We have a strong supporter base in our game and poor administration but in the Kangaroos, the Kiwis, samoa, Tonga, PNG and even fiji we have potentially huge iconic brands 

 

Sort it out administrators 

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9 hours ago, The storm said:

Union clubs are in significant debt in a sport that is mostly tedious to watch 

 

Having said that the wallabies have played 19 internationals in the last two years compared to the kangaroos zero (it may be 20 now) 

And here is the problem when a world class sporting team has zero visibility and exposure compared to the much weaker union brand. 

Union at club level in the UK is massively in debt, with some clubs owing as much as 70 million

Super rugby has really poor viewing figures comoared to the NRL 

Union survives still by corporate support like in japan, where tge supporter base is very small 

I notice the mighty sale sharks still attract just 6000 yet are hoping to purchase their own ground just as wasps did 

We have a strong supporter base in our game and poor administration but in the Kangaroos, the Kiwis, samoa, Tonga, PNG and even fiji we have potentially huge iconic brands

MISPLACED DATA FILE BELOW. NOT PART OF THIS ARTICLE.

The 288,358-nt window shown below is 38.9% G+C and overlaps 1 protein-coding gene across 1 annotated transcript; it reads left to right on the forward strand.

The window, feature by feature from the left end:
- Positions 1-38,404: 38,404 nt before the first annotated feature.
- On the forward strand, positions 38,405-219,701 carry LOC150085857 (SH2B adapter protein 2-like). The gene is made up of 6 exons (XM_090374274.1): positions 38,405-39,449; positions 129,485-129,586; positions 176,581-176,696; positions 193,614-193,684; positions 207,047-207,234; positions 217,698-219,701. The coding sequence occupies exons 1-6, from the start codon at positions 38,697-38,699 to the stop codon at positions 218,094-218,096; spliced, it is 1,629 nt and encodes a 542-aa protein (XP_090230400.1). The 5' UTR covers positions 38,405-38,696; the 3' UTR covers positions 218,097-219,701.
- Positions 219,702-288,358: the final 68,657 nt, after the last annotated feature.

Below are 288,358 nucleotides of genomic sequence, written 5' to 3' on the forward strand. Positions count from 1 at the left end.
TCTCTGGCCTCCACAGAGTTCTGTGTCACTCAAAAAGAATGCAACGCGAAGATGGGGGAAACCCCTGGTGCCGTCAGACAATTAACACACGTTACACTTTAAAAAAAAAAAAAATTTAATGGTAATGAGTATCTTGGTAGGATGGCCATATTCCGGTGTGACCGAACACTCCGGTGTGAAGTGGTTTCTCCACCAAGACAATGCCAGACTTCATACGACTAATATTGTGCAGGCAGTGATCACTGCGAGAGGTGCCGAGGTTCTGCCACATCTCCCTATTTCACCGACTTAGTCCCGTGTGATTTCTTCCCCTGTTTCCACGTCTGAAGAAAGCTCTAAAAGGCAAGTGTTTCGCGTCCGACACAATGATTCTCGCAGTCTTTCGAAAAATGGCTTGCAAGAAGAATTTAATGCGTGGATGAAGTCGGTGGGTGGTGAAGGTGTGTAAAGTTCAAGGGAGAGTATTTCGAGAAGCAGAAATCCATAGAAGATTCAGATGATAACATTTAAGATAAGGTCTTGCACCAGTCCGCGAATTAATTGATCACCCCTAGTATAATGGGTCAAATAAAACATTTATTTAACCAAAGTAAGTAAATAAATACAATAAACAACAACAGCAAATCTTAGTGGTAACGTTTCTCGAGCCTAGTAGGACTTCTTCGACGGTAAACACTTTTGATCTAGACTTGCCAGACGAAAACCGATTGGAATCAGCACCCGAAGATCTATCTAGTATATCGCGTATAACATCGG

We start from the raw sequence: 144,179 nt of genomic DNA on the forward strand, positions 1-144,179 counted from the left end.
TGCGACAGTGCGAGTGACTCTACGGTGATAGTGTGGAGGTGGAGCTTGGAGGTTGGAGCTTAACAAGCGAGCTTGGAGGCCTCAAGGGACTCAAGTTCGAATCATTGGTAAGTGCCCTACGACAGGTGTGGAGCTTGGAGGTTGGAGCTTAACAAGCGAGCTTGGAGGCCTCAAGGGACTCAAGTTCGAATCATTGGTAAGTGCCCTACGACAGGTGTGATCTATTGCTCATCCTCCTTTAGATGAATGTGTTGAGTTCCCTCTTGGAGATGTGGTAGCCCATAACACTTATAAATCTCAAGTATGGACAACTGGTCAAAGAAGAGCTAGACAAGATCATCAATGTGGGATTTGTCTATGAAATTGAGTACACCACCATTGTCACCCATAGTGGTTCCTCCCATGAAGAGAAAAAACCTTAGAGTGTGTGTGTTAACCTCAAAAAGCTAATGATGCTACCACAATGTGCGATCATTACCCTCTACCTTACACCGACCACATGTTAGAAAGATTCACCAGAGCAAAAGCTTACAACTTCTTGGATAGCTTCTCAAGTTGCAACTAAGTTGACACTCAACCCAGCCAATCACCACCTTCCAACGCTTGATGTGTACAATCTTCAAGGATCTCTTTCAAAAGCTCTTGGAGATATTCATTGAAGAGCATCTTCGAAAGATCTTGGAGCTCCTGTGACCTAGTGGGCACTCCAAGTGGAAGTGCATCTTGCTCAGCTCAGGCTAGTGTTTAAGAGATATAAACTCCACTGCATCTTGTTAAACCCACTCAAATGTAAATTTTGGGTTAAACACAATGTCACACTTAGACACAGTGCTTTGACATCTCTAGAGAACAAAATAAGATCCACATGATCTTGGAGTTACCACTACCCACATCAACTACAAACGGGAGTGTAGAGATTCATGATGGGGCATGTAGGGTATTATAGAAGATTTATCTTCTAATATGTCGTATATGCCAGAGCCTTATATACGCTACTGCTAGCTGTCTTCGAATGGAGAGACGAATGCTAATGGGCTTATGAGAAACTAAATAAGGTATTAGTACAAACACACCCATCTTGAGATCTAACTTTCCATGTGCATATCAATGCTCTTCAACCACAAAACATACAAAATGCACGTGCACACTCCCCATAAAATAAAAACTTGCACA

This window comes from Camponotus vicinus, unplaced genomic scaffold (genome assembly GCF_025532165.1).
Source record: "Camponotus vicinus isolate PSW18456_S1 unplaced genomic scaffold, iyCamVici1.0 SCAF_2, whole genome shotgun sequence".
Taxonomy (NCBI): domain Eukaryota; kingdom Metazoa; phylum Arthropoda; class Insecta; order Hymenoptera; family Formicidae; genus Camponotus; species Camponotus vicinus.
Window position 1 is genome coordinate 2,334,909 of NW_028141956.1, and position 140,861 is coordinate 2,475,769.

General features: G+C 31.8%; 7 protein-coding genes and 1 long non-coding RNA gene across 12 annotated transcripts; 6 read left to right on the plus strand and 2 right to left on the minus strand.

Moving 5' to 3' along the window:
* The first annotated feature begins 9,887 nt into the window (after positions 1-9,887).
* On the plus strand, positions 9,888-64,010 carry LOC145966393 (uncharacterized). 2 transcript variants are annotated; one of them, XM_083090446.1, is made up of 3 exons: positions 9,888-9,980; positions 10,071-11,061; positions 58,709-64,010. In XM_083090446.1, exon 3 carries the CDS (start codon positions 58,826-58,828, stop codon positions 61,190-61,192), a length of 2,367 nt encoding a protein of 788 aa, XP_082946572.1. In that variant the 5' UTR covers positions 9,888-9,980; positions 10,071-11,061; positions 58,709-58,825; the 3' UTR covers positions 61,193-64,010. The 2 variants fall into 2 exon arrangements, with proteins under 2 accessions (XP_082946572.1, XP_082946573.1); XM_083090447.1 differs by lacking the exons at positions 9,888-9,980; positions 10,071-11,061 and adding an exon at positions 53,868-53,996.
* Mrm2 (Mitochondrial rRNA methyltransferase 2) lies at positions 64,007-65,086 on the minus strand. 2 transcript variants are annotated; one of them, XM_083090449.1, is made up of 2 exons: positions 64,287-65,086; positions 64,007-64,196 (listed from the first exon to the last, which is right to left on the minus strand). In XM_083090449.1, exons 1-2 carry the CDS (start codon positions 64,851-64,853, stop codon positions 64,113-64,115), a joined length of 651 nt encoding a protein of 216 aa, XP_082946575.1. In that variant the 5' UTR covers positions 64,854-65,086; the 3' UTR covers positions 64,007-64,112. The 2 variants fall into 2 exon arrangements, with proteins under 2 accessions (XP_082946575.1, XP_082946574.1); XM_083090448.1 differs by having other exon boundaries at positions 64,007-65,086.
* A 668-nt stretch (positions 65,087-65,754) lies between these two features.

Sort it out administrators 

I agree. All those wasted years since 1895 and this is what we have today.  Our administrators generally have signally failed to penetrate the sporting conciousnous of the nation. Until we manage decent column-inches in the nations broadcast news and in the on-line and printed media in a regular and frequent manner, we'll remain in the shadows. Until, for example, we have a cheerleader in the national broadcaster who speaks up for, evangelises and proselytises in the way Burden does daily on Radio Five Live, we'll remain at national level an object of interest only a couple of times a year or when things go wrong.

Mind you, if we had a regular programme of 10 internationals a year....

Edited by JohnM

“The individual has always had to struggle to keep from being overwhelmed by the tribe. If you try it, you will be lonely often, and sometimes frightened. But no price is too high to pay for the privilege of owning yourself.”
 Friedrich Nietzsche